Thinking of hiring a mental health and well-being consultant? Read this.
So you have decided to take the plunge and figure out how to best service your employees overall health needs for the business. Or maybe you are just trying to boost employee morale as it appears that they are not as engaged or creative as they used to be and it is important that your businesses continues to innovate because you are not quite ready to go the way of dinosaurs. Or perhaps you are the personality type that likes to get ahead of all issues and are bringing in consultants as a preventative measure before it rains down failed sales reports confetti at your next board meeting. Regardless of why exactly you are doing it, it is the absolute right thing to do as your employees mental health is of the utmost importance and recognizing that is in essence the first step to supporting the overall emotional health of the business which is paramount to success and to employee loyalty.
Sad news: Not every consultant is going to be a good fit for your intended business vibe or culture. However, because preserving a healthy business environment is important to you, here are a few points to help you build the right relationship with a mental health consultant as any initiatives they suggest are going to need ongoing evaluation as your business evolves.
1. Roles and Responsibilities. The qualifications your chosen consultants hold will in many cases determine their approach and latitude in implementing solutions as opposed to just their knowledge and provision of said solutions. Mental health consultants cover a gamut of fields from Creative Psychotherapists to Occupational Therapists and Clinical Psychologists and Social Workers, there are a lot of them. However, they should be able to articulate how their specific skill set is appropriate for your organisations needs. This comes from the consultants display of their knowledge of your organizational structure and ethos. Are they able to recognise the nuances in your employee make up to avoid generalization or fragmentation of services? What is their approach to addressing the individual employee? The mental health consultant's role is to recognise and respond sensitively to the potential mental health and well being concerns of employees while promoting emotional intelligence growth and social cohesion within an organization. The consultants should also have a strategy for maintaining confidence and for effectively training and educating the workers and management on mental health in the workplace and the processes to be adhered to regarding it.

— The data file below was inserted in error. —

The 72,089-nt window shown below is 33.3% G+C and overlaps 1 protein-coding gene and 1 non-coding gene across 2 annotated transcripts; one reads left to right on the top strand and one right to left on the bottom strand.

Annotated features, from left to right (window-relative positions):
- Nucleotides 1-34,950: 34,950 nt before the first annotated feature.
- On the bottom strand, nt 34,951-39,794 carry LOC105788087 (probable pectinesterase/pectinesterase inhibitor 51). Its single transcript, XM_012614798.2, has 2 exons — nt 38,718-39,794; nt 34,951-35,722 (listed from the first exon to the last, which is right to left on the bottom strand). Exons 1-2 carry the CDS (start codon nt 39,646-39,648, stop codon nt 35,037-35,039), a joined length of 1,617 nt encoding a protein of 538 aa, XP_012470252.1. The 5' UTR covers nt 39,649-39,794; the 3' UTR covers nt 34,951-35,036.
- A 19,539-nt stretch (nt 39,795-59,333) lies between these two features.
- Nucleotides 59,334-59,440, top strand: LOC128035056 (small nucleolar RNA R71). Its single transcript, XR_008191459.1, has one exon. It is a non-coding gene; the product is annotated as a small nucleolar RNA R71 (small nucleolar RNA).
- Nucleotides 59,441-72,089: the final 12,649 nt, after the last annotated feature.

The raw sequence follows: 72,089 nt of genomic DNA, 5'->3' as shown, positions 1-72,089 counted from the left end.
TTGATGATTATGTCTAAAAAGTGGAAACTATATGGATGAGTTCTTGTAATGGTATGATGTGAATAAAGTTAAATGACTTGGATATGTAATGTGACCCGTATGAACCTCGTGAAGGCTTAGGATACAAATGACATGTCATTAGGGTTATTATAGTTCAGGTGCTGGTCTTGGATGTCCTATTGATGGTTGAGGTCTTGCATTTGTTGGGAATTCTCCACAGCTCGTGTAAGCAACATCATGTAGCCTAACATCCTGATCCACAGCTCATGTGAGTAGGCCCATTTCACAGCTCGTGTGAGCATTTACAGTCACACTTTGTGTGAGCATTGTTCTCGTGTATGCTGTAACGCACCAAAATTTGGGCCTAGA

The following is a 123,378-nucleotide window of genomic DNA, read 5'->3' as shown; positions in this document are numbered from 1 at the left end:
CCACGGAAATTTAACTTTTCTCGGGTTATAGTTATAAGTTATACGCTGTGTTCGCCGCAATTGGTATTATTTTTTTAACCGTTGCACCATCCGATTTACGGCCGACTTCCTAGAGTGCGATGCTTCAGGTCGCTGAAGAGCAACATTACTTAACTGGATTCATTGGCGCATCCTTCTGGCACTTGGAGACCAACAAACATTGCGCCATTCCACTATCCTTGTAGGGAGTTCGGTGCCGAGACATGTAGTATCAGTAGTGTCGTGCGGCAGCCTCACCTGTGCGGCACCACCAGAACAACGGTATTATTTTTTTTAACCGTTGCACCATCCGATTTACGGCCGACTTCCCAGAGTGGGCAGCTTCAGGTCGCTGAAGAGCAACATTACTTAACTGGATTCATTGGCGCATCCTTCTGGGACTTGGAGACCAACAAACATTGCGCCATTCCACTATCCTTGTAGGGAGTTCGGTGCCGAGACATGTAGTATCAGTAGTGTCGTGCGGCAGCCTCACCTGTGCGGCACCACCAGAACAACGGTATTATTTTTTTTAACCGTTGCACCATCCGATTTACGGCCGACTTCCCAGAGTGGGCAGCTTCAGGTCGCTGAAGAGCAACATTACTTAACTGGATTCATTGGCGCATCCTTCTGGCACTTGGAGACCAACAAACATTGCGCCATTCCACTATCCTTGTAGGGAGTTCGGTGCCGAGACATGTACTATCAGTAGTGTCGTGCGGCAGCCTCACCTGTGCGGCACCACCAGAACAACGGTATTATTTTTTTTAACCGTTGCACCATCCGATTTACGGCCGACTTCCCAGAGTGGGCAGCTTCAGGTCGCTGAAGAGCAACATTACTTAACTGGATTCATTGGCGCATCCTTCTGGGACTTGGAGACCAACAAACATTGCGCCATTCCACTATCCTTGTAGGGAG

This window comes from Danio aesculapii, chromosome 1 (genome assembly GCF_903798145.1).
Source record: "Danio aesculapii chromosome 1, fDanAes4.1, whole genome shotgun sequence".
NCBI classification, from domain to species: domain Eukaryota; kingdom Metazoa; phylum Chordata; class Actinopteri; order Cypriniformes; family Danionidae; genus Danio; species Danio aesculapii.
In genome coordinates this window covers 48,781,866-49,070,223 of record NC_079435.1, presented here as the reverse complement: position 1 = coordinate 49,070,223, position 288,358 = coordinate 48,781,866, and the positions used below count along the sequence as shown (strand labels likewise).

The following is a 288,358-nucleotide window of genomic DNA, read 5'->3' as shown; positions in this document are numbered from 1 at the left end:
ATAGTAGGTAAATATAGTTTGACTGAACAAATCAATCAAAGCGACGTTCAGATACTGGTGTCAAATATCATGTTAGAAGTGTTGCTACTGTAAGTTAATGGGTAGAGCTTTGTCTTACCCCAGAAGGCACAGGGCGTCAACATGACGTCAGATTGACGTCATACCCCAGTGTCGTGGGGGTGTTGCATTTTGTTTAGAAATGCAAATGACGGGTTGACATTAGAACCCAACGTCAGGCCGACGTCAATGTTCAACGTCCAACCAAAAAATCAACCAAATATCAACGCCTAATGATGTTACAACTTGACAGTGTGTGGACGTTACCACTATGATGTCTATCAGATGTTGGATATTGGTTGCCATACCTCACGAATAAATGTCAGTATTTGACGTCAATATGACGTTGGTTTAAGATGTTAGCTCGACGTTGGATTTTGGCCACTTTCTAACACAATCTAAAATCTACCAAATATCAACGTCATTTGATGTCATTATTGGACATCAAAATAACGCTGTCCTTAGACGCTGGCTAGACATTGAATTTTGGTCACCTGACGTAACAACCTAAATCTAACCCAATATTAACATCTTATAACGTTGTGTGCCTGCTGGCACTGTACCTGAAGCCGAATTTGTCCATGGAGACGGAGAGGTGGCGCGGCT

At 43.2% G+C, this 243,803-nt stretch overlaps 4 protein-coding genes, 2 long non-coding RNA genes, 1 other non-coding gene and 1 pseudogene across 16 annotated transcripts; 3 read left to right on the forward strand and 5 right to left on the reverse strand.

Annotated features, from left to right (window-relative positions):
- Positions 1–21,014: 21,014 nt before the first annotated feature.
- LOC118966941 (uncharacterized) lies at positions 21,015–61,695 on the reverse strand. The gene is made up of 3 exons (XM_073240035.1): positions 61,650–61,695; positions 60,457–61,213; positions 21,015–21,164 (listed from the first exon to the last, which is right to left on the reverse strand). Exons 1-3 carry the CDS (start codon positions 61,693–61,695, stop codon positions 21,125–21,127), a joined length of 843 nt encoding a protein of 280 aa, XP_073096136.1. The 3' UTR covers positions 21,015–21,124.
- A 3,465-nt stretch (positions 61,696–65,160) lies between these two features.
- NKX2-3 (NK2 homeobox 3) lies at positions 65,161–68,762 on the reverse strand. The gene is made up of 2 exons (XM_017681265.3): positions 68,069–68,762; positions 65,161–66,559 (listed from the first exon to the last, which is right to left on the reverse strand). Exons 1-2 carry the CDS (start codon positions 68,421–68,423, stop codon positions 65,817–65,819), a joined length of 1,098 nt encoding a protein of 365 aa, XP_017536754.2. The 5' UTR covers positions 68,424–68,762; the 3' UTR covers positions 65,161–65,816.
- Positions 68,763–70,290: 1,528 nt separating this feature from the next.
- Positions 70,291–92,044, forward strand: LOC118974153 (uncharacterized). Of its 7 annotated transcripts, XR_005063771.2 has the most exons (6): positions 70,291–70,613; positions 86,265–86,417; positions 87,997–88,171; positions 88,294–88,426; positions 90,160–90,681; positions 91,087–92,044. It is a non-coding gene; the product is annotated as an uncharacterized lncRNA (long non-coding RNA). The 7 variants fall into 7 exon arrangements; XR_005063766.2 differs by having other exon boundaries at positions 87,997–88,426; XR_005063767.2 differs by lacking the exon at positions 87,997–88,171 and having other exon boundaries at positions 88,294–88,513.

2. The Consultative ethos should be predicated upon evidence based practises working in partnership with management and with individual employees to celebrate and build upon the diversity of the organization. The entire consultation should be about building strong collaborative relationships and this should start with the initial relationship with the company as this will shape how they perform in their consultative duties. They should be active listeners who can reflect back on the perspectives put across by their wards and we are not talking parroting phrases back here, but proving an analytical understanding of the position in which the speaker is coming from. Strength based approaches can be utilized to motivate the workforce and the more enthusiastically they are delivered the higher the effectiveness of the approach because seriously, no one likes a bore.
3. Implementation processes. Articulation of the implementation steps is important to set a baseline for expectations and the level of involvement needed by employees. At this point, demonstration of the techniques of observation and assessment can also be relayed to determine interaction levels between the consultants and staff. Everything has to be tailor made for the specific needs of your organization. The consultant should facilitate the development of an individualized plan in partnership with you the organization and demonstrate how to effectively support staff and engage them into using intentional practises to further positive professional development. It should be expected too that the consultant collect and interpret on going information to improve the consultative process.